Alternatively, you can download and install the free Arduino software if you wish. Note that the code uses two non-standard libraries, LowPower and Adafruit_FONA.
Assemble and Deploy
Activate your SIM card at ting.com. Put the SIM card in the slot on your FONA shield. Stack the FONA shield on top of the Arduino, and attach the antenna and battery as shown below.
In order to have the Arduino turn the FONA module on and off, we need to make some quick modifications to the FONA shield. Solder a jumper wire from Key to digital pin 7 (see grey jumper wire in the photo below) and a jumper wire from Pwr to digital pin 8 (see green jumper wire in the photo below). Finally, cut the connection between the GND pad directly above Key, circled in red in the photo below (we used an X-acto knife to sever the small strip between the two rectangular pads).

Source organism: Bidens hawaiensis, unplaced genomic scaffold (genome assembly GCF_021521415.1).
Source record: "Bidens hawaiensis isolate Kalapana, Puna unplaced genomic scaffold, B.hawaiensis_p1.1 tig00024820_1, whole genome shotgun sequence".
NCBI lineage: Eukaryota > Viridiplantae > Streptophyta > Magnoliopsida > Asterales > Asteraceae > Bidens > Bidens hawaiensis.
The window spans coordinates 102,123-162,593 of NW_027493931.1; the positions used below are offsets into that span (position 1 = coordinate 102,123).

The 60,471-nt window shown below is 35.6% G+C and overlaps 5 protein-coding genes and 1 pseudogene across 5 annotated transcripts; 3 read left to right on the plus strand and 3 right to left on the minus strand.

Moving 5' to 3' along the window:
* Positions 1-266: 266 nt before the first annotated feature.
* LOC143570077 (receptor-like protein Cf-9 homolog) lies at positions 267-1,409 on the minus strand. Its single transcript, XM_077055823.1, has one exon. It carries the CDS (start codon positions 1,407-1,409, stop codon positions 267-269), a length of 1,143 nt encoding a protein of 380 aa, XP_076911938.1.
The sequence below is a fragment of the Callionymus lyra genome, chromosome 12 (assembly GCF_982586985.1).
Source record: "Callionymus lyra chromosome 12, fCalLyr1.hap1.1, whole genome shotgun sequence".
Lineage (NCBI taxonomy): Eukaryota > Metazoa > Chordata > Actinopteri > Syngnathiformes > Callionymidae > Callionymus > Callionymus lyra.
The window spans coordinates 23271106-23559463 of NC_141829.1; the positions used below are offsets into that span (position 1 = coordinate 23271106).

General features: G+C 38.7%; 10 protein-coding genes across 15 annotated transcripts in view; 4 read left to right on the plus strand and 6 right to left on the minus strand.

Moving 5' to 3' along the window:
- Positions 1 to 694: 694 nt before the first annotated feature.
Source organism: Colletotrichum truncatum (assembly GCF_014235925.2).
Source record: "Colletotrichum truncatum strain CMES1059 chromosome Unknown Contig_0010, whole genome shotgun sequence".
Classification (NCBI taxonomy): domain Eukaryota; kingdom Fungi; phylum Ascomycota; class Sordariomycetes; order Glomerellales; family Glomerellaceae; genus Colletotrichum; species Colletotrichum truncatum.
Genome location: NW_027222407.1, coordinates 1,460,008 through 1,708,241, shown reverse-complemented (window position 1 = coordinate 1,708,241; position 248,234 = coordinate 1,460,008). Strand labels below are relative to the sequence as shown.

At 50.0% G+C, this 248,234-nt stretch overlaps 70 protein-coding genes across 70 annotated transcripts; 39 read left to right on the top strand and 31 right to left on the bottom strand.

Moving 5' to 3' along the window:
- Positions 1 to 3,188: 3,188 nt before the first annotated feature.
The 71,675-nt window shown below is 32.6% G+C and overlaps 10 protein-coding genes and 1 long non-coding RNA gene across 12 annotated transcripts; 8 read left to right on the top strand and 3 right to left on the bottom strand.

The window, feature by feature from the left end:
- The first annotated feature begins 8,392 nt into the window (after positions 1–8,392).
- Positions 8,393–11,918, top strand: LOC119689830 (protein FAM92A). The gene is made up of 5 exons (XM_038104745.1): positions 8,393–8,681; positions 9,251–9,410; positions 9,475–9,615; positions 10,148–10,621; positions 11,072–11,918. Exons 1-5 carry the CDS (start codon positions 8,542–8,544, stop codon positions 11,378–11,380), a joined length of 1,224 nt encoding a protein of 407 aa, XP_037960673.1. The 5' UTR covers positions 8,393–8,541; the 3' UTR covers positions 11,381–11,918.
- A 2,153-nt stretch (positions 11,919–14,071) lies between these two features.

Using a handheld drill and a 1/2-inch bit, drill two holes in the Pelican case. Our version has one hole on each side of the case. Thread each sensor wire through the head of a cable gland and through the hole into the case.
Attach the two soil sensors to the Arduino. You may want to label the soil sensors using a sticker or marker; call them “1” and “2.” Each VH400 soil sensor has three wires: ground (bare), signal (black), and power (red). Connect them to the Arduino pins as such (you can press the wires into the pins with your fingers):
Soil 1 red wire > A4
Soil 1 black wire > A1
Soil 1 bare wire > GND
Soil 2 red wire > A5
Soil 2 black wire > A3
Soil 2 bare wire > GND